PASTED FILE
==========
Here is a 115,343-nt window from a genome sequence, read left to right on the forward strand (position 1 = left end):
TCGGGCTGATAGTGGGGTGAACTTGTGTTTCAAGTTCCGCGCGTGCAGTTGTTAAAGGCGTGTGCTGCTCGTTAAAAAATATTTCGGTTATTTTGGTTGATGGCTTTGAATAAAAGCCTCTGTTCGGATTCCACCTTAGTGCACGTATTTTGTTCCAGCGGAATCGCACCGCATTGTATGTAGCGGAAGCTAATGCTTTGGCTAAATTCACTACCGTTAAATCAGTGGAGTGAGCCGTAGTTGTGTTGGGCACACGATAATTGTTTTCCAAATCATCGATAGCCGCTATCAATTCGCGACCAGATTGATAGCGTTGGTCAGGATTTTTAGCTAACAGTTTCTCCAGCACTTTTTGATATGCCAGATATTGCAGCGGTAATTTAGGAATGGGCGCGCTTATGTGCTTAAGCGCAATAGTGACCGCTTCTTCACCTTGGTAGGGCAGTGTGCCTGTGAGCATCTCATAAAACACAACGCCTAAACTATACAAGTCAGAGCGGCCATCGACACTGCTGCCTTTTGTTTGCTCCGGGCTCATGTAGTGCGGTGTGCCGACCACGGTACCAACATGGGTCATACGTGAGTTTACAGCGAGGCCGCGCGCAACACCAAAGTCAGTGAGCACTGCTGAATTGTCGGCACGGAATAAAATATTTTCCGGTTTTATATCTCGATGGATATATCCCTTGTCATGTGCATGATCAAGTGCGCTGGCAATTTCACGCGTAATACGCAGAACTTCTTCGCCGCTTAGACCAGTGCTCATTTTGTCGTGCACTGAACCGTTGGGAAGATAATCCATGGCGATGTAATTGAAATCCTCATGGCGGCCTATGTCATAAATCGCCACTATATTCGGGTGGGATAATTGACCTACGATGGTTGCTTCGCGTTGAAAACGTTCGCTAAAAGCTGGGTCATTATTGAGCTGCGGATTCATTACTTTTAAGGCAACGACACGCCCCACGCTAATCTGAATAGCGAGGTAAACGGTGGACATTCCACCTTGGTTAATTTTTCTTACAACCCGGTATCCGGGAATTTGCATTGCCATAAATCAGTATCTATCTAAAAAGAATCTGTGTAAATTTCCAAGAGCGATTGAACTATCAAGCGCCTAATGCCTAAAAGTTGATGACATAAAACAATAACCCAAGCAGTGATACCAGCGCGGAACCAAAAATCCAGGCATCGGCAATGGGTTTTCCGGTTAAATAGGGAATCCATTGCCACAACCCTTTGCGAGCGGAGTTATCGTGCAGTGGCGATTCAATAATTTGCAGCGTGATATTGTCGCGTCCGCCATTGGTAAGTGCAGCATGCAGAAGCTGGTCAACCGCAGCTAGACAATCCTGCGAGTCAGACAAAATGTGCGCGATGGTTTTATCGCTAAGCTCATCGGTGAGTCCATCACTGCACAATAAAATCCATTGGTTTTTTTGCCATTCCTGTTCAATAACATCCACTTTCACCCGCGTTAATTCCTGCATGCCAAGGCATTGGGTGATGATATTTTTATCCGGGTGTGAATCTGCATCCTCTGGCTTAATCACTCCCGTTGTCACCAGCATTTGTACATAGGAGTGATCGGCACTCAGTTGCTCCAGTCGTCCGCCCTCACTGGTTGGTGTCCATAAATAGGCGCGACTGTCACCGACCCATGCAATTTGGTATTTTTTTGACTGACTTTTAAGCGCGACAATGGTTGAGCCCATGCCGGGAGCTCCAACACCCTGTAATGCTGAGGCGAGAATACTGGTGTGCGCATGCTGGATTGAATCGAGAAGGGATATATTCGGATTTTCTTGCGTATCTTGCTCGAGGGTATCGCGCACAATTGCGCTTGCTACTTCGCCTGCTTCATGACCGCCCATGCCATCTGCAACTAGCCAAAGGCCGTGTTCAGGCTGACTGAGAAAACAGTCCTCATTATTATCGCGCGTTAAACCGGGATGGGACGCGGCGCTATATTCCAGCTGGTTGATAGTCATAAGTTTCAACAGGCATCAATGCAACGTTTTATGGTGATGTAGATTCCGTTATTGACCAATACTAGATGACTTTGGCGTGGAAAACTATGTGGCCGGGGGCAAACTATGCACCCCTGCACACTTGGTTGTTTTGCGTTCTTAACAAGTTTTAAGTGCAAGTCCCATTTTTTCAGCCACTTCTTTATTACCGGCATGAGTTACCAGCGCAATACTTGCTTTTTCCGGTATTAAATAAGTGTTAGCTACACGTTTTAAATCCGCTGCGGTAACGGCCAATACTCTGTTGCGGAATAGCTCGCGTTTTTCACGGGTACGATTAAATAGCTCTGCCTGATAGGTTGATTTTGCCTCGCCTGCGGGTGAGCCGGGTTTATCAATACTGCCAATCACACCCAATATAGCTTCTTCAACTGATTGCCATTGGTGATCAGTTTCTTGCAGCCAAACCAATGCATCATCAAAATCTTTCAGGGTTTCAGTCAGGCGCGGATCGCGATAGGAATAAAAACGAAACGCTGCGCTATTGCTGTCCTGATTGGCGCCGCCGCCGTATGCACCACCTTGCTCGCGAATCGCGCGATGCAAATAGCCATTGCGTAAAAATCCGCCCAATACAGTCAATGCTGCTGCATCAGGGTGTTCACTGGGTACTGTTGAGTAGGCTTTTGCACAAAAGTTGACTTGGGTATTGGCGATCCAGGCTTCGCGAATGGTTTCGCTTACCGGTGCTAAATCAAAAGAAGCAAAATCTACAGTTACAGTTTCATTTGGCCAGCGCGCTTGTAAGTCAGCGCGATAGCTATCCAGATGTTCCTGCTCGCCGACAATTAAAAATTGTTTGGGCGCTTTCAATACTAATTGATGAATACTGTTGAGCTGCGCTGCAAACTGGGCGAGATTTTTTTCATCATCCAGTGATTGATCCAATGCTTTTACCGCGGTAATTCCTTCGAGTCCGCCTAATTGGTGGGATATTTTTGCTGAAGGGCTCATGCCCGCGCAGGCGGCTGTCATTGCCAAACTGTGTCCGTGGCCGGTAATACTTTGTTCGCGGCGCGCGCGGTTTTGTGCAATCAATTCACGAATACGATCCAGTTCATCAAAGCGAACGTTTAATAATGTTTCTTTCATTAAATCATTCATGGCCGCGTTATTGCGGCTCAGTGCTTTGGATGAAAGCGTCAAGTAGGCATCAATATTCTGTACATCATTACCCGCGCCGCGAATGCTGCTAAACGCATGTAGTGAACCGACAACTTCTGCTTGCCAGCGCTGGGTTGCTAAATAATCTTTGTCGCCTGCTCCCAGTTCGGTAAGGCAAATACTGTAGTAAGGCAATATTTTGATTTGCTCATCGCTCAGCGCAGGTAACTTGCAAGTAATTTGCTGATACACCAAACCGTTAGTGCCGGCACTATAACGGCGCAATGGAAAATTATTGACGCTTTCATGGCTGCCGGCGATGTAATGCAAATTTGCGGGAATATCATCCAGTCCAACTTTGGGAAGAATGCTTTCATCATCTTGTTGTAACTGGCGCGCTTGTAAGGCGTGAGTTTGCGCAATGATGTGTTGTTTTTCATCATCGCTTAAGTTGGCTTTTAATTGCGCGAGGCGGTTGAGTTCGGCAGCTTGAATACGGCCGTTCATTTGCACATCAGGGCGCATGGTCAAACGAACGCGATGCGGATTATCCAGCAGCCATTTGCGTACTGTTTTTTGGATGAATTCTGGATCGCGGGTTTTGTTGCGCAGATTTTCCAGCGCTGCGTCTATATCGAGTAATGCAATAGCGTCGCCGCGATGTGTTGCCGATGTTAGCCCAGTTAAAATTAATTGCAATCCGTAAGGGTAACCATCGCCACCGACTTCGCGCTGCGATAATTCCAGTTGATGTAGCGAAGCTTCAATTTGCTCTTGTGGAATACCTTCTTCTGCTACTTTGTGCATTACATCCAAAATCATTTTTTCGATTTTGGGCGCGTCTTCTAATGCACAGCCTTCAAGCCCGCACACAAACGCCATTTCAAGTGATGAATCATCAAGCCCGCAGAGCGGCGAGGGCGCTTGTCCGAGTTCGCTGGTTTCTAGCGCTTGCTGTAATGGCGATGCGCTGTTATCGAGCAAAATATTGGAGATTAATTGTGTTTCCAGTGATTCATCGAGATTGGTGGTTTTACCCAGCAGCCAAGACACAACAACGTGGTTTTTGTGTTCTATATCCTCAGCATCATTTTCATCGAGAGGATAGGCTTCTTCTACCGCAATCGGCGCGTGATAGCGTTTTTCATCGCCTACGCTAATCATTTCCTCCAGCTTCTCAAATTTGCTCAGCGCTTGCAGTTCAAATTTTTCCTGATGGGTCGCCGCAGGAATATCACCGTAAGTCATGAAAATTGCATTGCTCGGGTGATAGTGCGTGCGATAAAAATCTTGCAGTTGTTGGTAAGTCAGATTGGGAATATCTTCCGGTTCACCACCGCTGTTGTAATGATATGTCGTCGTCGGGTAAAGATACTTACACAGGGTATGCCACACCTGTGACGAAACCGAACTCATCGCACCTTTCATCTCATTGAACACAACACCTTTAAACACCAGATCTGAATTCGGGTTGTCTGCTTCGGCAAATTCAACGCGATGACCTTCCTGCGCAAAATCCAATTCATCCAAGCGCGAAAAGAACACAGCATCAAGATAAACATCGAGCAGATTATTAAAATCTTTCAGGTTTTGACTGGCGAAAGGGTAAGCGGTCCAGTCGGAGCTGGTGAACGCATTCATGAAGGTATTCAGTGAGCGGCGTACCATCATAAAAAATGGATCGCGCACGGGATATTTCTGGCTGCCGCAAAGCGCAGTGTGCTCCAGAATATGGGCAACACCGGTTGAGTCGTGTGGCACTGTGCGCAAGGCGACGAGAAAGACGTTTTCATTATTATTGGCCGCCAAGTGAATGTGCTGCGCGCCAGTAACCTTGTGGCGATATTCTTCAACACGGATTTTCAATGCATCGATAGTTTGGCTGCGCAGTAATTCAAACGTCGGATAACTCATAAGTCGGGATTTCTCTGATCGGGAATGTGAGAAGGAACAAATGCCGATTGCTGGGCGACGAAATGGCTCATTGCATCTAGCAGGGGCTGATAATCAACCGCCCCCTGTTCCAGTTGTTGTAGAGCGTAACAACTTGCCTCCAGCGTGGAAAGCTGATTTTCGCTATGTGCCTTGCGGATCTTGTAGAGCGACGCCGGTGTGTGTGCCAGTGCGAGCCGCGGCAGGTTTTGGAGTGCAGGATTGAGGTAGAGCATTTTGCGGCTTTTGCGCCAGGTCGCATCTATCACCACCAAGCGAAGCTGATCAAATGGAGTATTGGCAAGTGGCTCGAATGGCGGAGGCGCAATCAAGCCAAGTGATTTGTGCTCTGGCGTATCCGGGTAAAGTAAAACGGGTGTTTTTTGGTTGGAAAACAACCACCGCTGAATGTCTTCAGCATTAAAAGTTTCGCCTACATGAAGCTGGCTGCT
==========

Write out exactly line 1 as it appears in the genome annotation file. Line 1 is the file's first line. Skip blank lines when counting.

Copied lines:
Here is a 115,343-nt window from a genome sequence, read left to right on the forward strand (position 1 = left end):